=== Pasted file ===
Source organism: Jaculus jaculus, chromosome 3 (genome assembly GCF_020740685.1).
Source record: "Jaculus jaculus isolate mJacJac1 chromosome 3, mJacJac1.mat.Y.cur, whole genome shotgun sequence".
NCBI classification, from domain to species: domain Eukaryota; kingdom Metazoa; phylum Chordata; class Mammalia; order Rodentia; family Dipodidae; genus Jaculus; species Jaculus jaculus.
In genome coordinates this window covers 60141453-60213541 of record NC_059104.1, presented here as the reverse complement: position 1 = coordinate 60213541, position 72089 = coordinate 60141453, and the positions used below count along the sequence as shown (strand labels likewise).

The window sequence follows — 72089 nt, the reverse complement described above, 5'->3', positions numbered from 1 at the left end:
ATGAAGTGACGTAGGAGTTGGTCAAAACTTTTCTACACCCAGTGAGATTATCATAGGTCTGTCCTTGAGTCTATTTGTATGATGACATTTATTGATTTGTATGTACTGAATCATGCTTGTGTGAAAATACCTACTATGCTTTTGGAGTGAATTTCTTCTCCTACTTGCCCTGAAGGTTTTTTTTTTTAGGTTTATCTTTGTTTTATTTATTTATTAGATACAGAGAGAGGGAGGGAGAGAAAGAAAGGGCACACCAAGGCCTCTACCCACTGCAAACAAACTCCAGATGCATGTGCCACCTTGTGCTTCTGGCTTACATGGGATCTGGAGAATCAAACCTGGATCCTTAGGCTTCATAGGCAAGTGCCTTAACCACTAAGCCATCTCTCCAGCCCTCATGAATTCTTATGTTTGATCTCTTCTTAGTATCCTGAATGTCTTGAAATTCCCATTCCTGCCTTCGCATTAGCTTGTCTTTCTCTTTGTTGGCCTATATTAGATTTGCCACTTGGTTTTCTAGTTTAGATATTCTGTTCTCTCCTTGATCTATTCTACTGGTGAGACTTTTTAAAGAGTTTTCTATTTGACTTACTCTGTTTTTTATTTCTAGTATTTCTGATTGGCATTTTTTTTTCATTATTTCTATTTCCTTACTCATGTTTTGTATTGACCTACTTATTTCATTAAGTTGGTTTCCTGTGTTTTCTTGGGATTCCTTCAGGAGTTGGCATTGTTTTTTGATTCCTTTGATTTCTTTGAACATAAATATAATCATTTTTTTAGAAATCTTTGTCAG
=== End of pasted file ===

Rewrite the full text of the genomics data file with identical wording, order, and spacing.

Source organism: Jaculus jaculus, chromosome 3 (genome assembly GCF_020740685.1).
Source record: "Jaculus jaculus isolate mJacJac1 chromosome 3, mJacJac1.mat.Y.cur, whole genome shotgun sequence".
NCBI classification, from domain to species: domain Eukaryota; kingdom Metazoa; phylum Chordata; class Mammalia; order Rodentia; family Dipodidae; genus Jaculus; species Jaculus jaculus.
In genome coordinates this window covers 60141453-60213541 of record NC_059104.1, presented here as the reverse complement: position 1 = coordinate 60213541, position 72089 = coordinate 60141453, and the positions used below count along the sequence as shown (strand labels likewise).

The window sequence follows — 72089 nt, the reverse complement described above, 5'->3', positions numbered from 1 at the left end:
ATGAAGTGACGTAGGAGTTGGTCAAAACTTTTCTACACCCAGTGAGATTATCATAGGTCTGTCCTTGAGTCTATTTGTATGATGACATTTATTGATTTGTATGTACTGAATCATGCTTGTGTGAAAATACCTACTATGCTTTTGGAGTGAATTTCTTCTCCTACTTGCCCTGAAGGTTTTTTTTTTTAGGTTTATCTTTGTTTTATTTATTTATTAGATACAGAGAGAGGGAGGGAGAGAAAGAAAGGGCACACCAAGGCCTCTACCCACTGCAAACAAACTCCAGATGCATGTGCCACCTTGTGCTTCTGGCTTACATGGGATCTGGAGAATCAAACCTGGATCCTTAGGCTTCATAGGCAAGTGCCTTAACCACTAAGCCATCTCTCCAGCCCTCATGAATTCTTATGTTTGATCTCTTCTTAGTATCCTGAATGTCTTGAAATTCCCATTCCTGCCTTCGCATTAGCTTGTCTTTCTCTTTGTTGGCCTATATTAGATTTGCCACTTGGTTTTCTAGTTTAGATATTCTGTTCTCTCCTTGATCTATTCTACTGGTGAGACTTTTTAAAGAGTTTTCTATTTGACTTACTCTGTTTTTTATTTCTAGTATTTCTGATTGGCATTTTTTTTTCATTATTTCTATTTCCTTACTCATGTTTTGTATTGACCTACTTATTTCATTAAGTTGGTTTCCTGTGTTTTCTTGGGATTCCTTCAGGAGTTGGCATTGTTTTTTGATTCCTTTGATTTCTTTGAACATAAATATAATCATTTTTTTAGAAATCTTTGTCAG